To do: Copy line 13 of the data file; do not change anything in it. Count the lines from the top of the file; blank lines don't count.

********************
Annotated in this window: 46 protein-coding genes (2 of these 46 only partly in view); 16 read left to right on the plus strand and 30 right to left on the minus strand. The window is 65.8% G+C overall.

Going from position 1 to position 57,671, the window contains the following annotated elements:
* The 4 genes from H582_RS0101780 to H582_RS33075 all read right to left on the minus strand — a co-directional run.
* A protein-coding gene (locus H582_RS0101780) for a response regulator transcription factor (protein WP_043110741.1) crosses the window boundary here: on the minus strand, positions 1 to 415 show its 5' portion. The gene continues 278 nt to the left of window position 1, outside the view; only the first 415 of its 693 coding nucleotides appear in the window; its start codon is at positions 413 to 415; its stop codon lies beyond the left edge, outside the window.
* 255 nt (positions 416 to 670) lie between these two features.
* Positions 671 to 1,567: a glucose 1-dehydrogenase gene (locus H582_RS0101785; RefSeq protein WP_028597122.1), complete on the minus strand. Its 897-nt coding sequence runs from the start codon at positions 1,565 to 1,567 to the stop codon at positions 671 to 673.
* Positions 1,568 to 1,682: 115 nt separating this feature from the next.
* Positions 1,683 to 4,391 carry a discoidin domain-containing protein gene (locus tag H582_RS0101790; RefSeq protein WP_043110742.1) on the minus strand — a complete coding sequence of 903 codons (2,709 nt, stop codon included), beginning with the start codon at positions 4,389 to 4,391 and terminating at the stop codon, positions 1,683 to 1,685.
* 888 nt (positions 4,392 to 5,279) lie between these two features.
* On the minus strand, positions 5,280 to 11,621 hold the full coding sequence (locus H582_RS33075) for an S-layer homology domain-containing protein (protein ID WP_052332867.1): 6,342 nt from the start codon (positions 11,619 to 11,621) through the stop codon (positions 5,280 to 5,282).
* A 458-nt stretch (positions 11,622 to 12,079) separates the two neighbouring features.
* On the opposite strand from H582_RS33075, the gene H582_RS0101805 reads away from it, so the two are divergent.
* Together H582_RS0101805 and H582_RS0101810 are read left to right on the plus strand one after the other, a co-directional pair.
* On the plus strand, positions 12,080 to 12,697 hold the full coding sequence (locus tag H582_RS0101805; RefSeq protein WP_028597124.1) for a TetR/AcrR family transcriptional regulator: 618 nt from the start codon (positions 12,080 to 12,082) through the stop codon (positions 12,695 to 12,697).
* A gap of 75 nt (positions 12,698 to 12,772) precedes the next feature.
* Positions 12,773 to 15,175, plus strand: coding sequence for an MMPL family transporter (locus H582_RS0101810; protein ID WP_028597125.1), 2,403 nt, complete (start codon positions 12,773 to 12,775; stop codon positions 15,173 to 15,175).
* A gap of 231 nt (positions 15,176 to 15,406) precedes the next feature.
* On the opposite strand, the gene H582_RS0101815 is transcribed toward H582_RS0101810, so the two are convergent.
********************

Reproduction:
* Together H582_RS0101805 and H582_RS0101810 are read left to right on the plus strand one after the other, a co-directional pair.